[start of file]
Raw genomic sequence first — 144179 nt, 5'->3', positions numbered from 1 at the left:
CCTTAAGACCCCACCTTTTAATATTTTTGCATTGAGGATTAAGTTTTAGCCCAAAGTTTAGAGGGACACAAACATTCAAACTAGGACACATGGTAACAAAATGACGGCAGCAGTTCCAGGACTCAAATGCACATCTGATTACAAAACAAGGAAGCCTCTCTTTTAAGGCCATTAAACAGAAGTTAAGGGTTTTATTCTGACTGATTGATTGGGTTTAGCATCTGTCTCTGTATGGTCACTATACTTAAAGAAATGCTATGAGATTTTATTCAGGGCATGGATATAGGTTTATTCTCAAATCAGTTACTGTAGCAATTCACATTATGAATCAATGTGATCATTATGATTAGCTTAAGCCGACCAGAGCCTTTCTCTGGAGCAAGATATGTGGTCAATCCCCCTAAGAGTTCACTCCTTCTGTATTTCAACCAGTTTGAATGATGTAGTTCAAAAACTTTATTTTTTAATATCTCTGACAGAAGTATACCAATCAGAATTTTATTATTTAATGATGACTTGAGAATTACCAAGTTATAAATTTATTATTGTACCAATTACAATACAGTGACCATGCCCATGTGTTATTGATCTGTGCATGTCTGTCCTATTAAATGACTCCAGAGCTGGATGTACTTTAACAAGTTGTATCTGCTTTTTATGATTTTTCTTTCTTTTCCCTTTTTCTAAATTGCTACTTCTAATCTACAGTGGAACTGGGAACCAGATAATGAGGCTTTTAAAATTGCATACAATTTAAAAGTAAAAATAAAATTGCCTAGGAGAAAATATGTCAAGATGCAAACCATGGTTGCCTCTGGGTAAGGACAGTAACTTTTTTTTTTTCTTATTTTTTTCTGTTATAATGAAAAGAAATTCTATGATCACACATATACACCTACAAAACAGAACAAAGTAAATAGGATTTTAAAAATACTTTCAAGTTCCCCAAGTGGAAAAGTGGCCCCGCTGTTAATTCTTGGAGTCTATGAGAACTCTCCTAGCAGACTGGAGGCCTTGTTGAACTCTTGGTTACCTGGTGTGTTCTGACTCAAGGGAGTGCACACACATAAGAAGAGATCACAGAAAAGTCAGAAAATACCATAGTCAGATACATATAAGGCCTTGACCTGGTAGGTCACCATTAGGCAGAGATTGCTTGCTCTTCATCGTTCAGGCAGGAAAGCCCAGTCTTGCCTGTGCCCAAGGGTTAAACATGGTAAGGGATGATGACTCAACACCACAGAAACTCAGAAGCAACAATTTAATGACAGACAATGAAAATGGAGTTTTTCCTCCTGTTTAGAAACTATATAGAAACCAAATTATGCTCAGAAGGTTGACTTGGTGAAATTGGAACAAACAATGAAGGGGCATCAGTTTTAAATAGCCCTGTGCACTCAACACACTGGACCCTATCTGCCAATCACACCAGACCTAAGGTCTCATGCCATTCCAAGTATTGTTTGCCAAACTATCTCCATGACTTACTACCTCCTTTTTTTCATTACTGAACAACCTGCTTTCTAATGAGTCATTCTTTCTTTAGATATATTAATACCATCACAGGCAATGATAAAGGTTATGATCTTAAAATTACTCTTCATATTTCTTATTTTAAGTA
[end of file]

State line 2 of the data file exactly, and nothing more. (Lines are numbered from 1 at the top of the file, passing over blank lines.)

CCTTAAGACCCCACCTTTTAATATTTTTGCATTGAGGATTAAGTTTTAGCCCAAAGTTTAGAGGGACACAAACATTCAAACTAGGACACATGGTAACAAAATGACGGCAGCAGTTCCAGGACTCAAATGCACATCTGATTACAAAACAAGGAAGCCTCTCTTTTAAGGCCATTAAACAGAAGTTAAGGGTTTTATTCTGACTGATTGATTGGGTTTAGCATCTGTCTCTGTATGGTCACTATACTTAAAGAAATGCTATGAGATTTTATTCAGGGCATGGATATAGGTTTATTCTCAAATCAGTTACTGTAGCAATTCACATTATGAATCAATGTGATCATTATGATTAGCTTAAGCCGACCAGAGCCTTTCTCTGGAGCAAGATATGTGGTCAATCCCCCTAAGAGTTCACTCCTTCTGTATTTCAACCAGTTTGAATGATGTAGTTCAAAAACTTTATTTTTTAATATCTCTGACAGAAGTATACCAATCAGAATTTTATTATTTAATGATGACTTGAGAATTACCAAGTTATAAATTTATTATTGTACCAATTACAATACAGTGACCATGCCCATGTGTTATTGATCTGTGCATGTCTGTCCTATTAAATGACTCCAGAGCTGGATGTACTTTAACAAGTTGTATCTGCTTTTTATGATTTTTCTTTCTTTTCCCTTTTTCTAAATTGCTACTTCTAATCTACAGTGGAACTGGGAACCAGATAATGAGGCTTTTAAAATTGCATACAATTTAAAAGTAAAAATAAAATTGCCTAGGAGAAAATATGTCAAGATGCAAACCATGGTTGCCTCTGGGTAAGGACAGTAACTTTTTTTTTTTCTTATTTTTTTCTGTTATAATGAAAAGAAATTCTATGATCACACATATACACCTACAAAACAGAACAAAGTAAATAGGATTTTAAAAATACTTTCAAGTTCCCCAAGTGGAAAAGTGGCCCCGCTGTTAATTCTTGGAGTCTATGAGAACTCTCCTAGCAGACTGGAGGCCTTGTTGAACTCTTGGTTACCTGGTGTGTTCTGACTCAAGGGAGTGCACACACATAAGAAGAGATCACAGAAAAGTCAGAAAATACCATAGTCAGATACATATAAGGCCTTGACCTGGTAGGTCACCATTAGGCAGAGATTGCTTGCTCTTCATCGTTCAGGCAGGAAAGCCCAGTCTTGCCTGTGCCCAAGGGTTAAACATGGTAAGGGATGATGACTCAACACCACAGAAACTCAGAAGCAACAATTTAATGACAGACAATGAAAATGGAGTTTTTCCTCCTGTTTAGAAACTATATAGAAACCAAATTATGCTCAGAAGGTTGACTTGGTGAAATTGGAACAAACAATGAAGGGGCATCAGTTTTAAATAGCCCTGTGCACTCAACACACTGGACCCTATCTGCCAATCACACCAGACCTAAGGTCTCATGCCATTCCAAGTATTGTTTGCCAAACTATCTCCATGACTTACTACCTCCTTTTTTTCATTACTGAACAACCTGCTTTCTAATGAGTCATTCTTTCTTTAGATATATTAATACCATCACAGGCAATGATAAAGGTTATGATCTTAAAATTACTCTTCATATTTCTTATTTTAAGTA